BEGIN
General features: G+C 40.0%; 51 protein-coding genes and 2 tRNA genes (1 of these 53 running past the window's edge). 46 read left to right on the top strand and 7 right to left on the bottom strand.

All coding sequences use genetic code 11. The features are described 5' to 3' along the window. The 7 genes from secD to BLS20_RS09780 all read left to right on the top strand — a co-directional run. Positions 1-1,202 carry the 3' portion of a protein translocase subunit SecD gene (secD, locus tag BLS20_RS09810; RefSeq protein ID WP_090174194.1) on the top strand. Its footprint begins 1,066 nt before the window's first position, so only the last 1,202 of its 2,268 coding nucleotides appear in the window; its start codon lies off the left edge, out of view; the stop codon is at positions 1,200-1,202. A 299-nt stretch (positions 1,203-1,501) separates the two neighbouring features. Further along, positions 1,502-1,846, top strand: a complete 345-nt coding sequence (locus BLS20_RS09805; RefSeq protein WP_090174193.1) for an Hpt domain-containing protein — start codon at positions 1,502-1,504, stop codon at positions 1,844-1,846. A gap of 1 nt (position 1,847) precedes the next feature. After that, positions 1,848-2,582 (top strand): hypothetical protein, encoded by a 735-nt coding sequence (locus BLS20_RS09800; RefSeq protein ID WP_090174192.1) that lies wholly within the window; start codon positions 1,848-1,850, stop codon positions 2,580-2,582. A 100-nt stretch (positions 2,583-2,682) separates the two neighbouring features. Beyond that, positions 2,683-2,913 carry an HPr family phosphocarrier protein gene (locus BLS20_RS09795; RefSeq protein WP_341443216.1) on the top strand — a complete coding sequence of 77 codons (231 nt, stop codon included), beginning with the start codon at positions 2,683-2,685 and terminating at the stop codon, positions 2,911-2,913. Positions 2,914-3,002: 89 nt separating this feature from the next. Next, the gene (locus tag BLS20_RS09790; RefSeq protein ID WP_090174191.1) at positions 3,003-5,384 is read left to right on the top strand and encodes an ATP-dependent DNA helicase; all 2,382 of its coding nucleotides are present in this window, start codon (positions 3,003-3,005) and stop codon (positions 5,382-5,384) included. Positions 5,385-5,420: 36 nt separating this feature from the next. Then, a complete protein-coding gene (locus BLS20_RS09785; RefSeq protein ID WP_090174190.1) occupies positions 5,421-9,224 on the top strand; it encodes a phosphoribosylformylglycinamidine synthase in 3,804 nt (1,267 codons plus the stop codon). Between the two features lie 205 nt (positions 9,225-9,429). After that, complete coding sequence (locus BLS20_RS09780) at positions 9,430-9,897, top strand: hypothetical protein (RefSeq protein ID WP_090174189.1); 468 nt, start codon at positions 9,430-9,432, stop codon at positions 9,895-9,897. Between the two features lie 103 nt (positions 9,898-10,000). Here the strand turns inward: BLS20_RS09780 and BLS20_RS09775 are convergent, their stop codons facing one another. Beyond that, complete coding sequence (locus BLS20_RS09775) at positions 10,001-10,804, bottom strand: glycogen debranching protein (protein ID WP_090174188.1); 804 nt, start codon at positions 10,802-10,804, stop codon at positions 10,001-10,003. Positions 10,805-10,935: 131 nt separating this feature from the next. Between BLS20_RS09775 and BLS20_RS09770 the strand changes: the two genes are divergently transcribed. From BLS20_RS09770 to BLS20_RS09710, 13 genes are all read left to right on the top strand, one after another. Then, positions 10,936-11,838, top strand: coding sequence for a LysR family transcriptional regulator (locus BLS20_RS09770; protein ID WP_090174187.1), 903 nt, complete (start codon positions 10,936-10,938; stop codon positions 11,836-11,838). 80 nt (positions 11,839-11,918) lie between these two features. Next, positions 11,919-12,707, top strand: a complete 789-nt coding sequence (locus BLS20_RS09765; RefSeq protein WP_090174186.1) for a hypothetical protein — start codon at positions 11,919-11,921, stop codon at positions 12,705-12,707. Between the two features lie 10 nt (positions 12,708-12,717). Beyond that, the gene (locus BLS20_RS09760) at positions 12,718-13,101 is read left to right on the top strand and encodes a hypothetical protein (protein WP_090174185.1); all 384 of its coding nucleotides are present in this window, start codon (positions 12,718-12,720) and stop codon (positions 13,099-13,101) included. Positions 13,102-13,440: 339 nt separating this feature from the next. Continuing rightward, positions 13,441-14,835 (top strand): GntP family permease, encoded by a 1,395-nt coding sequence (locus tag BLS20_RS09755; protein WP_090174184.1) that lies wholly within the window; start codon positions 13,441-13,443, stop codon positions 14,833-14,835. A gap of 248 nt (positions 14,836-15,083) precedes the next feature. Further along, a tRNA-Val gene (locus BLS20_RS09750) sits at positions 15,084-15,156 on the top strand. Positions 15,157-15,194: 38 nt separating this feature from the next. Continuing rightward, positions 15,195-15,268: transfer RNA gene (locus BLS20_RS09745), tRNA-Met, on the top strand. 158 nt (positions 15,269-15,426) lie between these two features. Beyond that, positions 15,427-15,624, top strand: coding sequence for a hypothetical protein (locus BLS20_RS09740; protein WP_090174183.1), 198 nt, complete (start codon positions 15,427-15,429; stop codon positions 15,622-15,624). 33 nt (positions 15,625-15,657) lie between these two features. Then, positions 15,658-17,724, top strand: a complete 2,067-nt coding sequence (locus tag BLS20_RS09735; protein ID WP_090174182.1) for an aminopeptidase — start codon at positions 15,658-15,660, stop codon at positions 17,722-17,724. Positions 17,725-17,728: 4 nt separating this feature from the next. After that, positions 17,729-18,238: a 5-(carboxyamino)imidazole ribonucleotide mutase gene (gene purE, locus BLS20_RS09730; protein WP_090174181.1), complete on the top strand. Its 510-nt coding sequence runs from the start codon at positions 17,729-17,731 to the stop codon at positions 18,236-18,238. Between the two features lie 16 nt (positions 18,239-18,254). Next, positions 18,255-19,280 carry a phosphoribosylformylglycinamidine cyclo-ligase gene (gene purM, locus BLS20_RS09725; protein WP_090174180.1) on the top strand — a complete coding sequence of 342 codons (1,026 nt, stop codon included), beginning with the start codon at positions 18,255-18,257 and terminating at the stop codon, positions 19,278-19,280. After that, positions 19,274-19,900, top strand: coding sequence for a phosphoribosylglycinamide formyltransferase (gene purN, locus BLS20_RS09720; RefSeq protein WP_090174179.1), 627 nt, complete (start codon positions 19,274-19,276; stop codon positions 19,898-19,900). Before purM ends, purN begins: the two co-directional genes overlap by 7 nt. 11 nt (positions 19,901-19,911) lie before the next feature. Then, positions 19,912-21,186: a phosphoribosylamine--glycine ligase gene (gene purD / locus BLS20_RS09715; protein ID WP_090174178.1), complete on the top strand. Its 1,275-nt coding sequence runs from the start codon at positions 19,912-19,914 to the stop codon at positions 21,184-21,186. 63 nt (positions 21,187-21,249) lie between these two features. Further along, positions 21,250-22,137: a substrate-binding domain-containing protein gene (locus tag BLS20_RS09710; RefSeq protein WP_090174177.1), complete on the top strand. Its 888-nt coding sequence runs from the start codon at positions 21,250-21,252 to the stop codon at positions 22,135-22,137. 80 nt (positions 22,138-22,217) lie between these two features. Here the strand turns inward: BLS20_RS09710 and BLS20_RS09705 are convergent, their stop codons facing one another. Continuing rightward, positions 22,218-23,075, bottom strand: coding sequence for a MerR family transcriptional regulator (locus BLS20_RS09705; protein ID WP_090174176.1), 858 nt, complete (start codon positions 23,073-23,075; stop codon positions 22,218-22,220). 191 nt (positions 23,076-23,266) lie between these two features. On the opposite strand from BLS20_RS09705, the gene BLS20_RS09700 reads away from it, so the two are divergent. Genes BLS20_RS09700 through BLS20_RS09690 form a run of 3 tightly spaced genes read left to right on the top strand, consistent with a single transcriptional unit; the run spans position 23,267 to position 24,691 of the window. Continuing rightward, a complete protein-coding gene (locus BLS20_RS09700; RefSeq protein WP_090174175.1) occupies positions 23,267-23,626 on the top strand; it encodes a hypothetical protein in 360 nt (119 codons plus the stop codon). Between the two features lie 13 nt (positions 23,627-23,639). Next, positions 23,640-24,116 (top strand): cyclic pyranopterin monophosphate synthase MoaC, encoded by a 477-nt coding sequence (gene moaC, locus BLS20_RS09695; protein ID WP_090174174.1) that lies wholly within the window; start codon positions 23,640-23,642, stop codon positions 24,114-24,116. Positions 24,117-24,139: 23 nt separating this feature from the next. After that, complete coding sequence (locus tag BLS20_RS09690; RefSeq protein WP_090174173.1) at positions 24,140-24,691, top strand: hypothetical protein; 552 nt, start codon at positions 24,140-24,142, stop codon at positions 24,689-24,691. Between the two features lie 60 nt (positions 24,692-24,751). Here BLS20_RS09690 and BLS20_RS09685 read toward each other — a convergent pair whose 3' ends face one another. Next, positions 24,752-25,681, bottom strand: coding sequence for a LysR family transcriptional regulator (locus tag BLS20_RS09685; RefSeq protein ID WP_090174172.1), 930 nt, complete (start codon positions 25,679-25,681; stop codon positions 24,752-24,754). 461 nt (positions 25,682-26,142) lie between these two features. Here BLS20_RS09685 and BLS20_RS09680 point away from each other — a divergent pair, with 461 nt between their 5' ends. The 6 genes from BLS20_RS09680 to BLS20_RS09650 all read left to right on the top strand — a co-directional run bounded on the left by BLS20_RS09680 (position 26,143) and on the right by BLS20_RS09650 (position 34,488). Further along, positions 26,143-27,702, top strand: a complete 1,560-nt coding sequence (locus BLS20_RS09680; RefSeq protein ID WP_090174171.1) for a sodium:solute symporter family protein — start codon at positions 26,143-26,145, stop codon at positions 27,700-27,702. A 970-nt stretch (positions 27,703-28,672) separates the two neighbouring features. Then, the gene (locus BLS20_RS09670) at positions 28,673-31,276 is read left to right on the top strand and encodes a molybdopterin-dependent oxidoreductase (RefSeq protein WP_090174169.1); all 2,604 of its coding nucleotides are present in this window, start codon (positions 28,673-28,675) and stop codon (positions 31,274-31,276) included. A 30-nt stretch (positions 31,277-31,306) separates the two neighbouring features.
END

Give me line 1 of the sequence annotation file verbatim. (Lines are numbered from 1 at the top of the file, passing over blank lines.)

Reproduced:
General features: G+C 40.0%; 51 protein-coding genes and 2 tRNA genes (1 of these 53 running past the window's edge). 46 read left to right on the top strand and 7 right to left on the bottom strand.